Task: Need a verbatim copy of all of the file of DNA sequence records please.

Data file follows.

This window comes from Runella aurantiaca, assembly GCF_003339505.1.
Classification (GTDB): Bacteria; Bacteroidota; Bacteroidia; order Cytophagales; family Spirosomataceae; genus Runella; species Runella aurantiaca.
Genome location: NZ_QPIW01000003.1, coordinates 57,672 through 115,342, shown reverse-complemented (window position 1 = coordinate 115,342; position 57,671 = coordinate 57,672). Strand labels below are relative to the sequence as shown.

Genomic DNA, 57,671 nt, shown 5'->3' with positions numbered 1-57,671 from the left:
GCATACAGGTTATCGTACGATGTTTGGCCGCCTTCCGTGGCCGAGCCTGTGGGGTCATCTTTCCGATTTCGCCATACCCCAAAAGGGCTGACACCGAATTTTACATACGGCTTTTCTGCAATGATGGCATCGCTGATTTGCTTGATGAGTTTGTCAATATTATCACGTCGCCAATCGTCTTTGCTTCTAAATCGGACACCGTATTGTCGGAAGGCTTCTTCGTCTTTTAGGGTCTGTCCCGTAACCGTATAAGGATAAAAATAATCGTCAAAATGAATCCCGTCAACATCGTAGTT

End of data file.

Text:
This window comes from Runella aurantiaca, assembly GCF_003339505.1.
Classification (GTDB): Bacteria; Bacteroidota; Bacteroidia; order Cytophagales; family Spirosomataceae; genus Runella; species Runella aurantiaca.
Genome location: NZ_QPIW01000003.1, coordinates 57,672 through 115,342, shown reverse-complemented (window position 1 = coordinate 115,342; position 57,671 = coordinate 57,672). Strand labels below are relative to the sequence as shown.

Genomic DNA, 57,671 nt, shown 5'->3' with positions numbered 1-57,671 from the left:
GCATACAGGTTATCGTACGATGTTTGGCCGCCTTCCGTGGCCGAGCCTGTGGGGTCATCTTTCCGATTTCGCCATACCCCAAAAGGGCTGACACCGAATTTTACATACGGCTTTTCTGCAATGATGGCATCGCTGATTTGCTTGATGAGTTTGTCAATATTATCACGTCGCCAATCGTCTTTGCTTCTAAATCGGACACCGTATTGTCGGAAGGCTTCTTCGTCTTTTAGGGTCTGTCCCGTAACCGTATAAGGATAAAAATAATCGTCAAAATGAATCCCGTCAACATCGTAGTT